I think the biggest challenge was teaching that complexity! I wanted a world that felt as dynamic, unpredictable, and many-layered as ours—like tumbling through a storm of money and ideas. But I also wanted the reader to feel like Baru. She has a gift for understanding these big, complicated things.
I decided that Baru would look at the balance of power around the Ashen Sea as a game. I hoped readers would follow along and develop a kind of joyful game-knowledge of the world. Each of Aurdwynn's Dukes has a political game, a natural resource, and a web of likes and dislikes. Baru learns how to play that game to win. And when the world refuses to obey her game-map, she makes mistakes.
(One of my favorite beats in the novel comes when Baru watches an army take shelter under hwacha bombardment. Hwachas are badass rocket-propelled arrow launchers. Baru watches the arrows strike the army, and instinctively understands how the different military budgets, shield-making materials, and tactical doctrines within the army come together to explain the pattern of casualties. I love seeing a huge chain of events and decisions being brought to a reckoning.)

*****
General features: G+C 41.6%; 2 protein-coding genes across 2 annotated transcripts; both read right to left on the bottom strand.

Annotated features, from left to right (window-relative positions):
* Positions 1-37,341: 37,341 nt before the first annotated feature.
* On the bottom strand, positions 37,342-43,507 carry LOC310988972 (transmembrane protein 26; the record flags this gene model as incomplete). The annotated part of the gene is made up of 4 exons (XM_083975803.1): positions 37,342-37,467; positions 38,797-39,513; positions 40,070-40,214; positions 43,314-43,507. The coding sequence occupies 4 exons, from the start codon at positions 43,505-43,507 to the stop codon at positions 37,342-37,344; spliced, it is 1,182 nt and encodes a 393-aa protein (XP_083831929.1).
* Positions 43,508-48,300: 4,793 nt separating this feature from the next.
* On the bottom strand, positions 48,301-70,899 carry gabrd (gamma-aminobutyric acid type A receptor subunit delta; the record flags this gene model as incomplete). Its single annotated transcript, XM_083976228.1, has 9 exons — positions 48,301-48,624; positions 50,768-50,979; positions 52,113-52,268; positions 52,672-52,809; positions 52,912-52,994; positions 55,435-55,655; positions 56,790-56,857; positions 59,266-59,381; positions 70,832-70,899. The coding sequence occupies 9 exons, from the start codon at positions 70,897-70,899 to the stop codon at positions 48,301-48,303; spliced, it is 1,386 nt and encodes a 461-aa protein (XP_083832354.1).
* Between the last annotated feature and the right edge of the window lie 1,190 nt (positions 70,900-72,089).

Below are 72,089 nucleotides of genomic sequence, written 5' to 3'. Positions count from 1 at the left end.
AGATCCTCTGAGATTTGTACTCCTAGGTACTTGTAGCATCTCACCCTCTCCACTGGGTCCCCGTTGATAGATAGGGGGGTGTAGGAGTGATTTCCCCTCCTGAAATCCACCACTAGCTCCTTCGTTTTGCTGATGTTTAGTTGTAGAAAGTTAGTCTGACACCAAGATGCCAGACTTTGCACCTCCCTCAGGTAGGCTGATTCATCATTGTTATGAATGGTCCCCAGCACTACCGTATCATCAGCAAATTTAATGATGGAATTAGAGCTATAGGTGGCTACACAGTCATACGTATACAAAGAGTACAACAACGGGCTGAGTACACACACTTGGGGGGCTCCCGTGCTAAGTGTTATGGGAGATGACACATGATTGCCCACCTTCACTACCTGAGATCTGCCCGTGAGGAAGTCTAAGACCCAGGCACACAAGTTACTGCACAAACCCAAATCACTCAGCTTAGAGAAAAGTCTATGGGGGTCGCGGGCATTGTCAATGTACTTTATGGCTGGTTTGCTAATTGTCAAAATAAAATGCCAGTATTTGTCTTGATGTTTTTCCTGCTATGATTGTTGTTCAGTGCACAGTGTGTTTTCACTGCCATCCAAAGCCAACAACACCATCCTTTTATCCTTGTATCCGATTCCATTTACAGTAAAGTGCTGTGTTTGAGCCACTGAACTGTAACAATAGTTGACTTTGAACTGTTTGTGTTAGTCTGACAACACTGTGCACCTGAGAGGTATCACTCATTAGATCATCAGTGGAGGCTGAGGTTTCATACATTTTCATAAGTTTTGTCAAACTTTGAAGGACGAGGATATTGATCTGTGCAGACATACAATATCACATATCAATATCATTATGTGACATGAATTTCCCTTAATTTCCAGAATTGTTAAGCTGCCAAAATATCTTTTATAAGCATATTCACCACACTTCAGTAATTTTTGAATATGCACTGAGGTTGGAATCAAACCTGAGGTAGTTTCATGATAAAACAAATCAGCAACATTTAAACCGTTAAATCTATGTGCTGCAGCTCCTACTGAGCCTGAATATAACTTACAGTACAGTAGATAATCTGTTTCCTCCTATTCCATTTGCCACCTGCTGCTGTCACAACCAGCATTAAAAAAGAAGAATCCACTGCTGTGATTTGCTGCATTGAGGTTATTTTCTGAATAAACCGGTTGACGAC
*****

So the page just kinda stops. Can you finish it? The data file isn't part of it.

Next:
I also thought a lot about how to defeat any suggestion of biological destiny. I want the cultures and 'races' in Baru's world (I use scare quotes because these races are sociopolitical constructs, not descriptive maps of biological difference—Falcrest in particular is an expert at the tactical redefinition of races to aid its imperial goals) to be impossible to map directly to any real-world society or history. And I wanted the development of systems of oppression to occur via mechanisms specific to the history of this world. I don't think I completely succeeded, but that's where I aim!
I want the cultures of Baru's world to feel like the product of their own climates, geographies, and histories. I think the fantasy secondary world is a great chance to say, hey, our world isn't an inevitable and correct end state! We could've gone some other way!